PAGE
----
• strict warning: Declaration of views_handler_filter_broken::ui_name() should be compatible with views_handler::ui_name($short = false) in /home/writezil/public_html/sites/all/modules/views/handlers/views_handler_filter.inc on line 609.
  • strict warning: Declaration of views_handler_filter_boolean_operator::value_validate() should be compatible with views_handler_filter::value_validate($form, &$form_state) in /home/writezil/public_html/sites/all/modules/views/handlers/views_handler_filter_boolean_operator.inc on line 128.
  • strict warning: Declaration of views_plugin_style_default::options() should be compatible with views_object::options() in /home/writezil/public_html/sites/all/modules/views/plugins/views_plugin_style_default.inc on line 25.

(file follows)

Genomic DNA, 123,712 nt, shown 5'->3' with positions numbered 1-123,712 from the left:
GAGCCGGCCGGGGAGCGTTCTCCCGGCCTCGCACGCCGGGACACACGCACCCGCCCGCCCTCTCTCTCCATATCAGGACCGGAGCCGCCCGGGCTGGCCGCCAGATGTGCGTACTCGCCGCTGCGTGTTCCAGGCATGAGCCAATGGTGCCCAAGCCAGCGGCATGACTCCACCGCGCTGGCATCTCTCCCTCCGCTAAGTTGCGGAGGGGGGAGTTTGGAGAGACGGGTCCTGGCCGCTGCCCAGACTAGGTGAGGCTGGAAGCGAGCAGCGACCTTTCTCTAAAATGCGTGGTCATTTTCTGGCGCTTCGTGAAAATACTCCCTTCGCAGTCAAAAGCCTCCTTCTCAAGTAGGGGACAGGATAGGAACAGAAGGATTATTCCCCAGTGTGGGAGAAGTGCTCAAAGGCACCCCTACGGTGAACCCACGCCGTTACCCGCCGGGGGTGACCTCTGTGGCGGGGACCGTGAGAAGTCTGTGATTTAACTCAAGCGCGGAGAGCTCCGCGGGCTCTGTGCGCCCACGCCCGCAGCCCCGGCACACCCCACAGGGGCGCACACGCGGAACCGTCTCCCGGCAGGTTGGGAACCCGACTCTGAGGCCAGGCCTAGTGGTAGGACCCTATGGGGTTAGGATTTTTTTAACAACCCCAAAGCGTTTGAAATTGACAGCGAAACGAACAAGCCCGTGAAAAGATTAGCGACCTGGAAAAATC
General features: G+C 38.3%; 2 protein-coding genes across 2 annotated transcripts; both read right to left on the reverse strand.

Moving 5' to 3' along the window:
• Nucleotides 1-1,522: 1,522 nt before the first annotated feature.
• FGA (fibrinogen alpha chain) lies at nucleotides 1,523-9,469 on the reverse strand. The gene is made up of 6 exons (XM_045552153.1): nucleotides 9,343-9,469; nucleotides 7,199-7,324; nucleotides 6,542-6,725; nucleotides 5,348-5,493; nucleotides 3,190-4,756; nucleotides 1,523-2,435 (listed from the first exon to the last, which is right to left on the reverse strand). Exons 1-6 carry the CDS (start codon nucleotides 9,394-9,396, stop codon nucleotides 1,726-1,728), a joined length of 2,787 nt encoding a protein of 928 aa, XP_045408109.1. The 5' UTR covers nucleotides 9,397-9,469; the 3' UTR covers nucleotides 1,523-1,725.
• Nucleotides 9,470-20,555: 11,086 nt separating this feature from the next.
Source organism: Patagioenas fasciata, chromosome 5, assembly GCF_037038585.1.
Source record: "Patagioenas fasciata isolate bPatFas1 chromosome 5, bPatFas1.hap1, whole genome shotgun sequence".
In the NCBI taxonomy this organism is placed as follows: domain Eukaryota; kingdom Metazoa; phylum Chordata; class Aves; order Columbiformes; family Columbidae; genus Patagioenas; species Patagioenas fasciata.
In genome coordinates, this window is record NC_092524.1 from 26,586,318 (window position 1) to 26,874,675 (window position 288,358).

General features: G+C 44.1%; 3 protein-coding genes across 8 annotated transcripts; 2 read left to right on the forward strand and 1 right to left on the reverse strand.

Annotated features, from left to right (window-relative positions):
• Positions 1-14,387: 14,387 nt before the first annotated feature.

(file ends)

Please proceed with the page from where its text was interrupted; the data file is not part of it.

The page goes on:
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  • strict warning: Non-static method view::load() should not be called statically in /home/writezil/public_html/sites/all/modules/views/views.module on line 843.
  • strict warning: Declaration of content_handler_field::options() should be compatible with views_object::options() in /home/writezil/public_html/sites/all/modules/cck/includes/views/handlers/content_handler_field.inc on line 208.
  • strict warning: Non-static method view::load() should not be called statically in /home/writezil/public_html/sites/all/modules/views/views.module on line 843.
  • strict warning: Non-static method view::load() should not be called statically in /home/writezil/public_html/sites/all/modules/views/views.module on line 843.